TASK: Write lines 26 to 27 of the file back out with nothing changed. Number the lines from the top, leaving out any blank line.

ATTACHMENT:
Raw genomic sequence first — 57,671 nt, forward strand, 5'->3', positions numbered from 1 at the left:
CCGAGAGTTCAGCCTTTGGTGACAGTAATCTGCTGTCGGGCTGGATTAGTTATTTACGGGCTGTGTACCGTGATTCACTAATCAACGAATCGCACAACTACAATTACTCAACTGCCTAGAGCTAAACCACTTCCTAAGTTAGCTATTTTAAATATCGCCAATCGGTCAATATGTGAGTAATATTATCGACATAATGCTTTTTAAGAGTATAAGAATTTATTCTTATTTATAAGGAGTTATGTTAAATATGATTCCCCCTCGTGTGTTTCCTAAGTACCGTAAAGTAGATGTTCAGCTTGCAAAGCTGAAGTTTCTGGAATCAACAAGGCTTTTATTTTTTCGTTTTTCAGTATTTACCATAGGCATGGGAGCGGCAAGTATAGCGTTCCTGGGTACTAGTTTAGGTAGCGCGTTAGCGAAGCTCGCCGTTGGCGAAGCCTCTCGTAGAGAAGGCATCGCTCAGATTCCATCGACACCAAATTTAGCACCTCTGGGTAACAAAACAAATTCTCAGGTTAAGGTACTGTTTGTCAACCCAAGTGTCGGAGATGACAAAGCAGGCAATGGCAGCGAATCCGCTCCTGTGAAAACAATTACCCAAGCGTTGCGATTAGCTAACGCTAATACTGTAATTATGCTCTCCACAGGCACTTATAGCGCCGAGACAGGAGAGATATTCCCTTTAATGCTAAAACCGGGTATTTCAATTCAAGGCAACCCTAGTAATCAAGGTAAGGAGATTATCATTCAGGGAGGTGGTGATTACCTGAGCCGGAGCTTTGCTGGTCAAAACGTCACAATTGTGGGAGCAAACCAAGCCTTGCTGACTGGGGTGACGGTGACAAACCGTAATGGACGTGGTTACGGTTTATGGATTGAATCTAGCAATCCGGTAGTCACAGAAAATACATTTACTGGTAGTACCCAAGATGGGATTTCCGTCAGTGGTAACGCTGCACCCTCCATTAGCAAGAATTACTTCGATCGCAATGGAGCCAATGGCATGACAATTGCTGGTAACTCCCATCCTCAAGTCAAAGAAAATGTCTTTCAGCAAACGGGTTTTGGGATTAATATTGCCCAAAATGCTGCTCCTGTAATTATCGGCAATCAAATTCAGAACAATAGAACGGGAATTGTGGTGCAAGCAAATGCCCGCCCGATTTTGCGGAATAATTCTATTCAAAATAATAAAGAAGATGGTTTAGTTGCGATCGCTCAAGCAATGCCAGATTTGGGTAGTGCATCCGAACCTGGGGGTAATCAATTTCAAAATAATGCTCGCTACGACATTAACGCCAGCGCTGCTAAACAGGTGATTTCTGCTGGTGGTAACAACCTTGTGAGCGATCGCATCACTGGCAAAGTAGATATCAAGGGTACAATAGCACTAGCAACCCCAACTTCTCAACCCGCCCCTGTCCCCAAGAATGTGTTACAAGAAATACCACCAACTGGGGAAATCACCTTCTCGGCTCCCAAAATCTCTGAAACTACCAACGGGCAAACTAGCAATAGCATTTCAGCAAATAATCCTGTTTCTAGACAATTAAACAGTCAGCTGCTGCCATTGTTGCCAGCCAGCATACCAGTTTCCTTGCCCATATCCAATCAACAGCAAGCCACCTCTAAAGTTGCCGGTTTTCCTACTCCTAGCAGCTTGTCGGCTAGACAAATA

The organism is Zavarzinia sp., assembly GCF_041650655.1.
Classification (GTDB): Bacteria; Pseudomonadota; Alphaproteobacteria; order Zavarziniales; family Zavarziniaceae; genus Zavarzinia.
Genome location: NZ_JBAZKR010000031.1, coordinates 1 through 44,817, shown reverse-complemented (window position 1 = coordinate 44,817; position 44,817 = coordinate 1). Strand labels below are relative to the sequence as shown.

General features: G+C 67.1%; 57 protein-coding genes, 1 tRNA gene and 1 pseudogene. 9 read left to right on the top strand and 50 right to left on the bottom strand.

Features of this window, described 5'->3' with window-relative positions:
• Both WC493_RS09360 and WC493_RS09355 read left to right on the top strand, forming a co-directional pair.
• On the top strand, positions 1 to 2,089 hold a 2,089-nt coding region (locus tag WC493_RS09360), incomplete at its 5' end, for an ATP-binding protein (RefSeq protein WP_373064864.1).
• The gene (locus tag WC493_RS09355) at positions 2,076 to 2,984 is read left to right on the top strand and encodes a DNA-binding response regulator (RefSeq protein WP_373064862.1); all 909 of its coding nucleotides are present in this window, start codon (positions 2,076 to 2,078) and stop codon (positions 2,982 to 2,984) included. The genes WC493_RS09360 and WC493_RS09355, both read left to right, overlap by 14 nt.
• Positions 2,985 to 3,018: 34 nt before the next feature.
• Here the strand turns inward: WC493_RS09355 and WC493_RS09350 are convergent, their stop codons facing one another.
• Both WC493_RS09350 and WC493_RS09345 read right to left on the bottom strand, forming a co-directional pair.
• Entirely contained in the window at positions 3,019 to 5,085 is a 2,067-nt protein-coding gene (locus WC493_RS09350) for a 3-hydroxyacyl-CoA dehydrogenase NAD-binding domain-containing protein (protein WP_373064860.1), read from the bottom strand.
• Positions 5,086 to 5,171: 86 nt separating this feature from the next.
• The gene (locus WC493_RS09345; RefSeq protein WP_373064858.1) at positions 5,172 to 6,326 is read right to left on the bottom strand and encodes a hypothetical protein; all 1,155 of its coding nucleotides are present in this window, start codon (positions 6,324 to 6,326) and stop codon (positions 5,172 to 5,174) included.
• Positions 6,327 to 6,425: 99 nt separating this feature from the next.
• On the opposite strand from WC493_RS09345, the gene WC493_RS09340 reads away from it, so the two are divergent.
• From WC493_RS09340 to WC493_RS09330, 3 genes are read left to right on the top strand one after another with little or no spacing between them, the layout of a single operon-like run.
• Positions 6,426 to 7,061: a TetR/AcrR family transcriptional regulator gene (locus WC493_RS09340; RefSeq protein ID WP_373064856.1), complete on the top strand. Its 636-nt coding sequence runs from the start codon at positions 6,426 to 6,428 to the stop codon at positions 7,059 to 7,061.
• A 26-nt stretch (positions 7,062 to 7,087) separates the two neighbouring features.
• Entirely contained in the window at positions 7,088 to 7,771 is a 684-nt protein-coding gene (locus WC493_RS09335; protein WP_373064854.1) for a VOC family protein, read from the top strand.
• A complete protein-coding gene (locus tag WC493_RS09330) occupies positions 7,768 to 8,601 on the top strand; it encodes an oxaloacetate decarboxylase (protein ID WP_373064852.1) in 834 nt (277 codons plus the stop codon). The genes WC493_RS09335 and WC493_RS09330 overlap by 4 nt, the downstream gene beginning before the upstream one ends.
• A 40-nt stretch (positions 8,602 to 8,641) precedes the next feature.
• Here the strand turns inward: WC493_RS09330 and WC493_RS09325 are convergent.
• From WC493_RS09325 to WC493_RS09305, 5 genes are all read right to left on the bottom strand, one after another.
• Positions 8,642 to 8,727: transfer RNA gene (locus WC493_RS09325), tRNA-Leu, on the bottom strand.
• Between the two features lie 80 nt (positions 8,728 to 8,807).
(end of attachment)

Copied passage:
• From WC493_RS09325 to WC493_RS09305, 5 genes are all read right to left on the bottom strand, one after another.
• Positions 8,642 to 8,727: transfer RNA gene (locus WC493_RS09325), tRNA-Leu, on the bottom strand.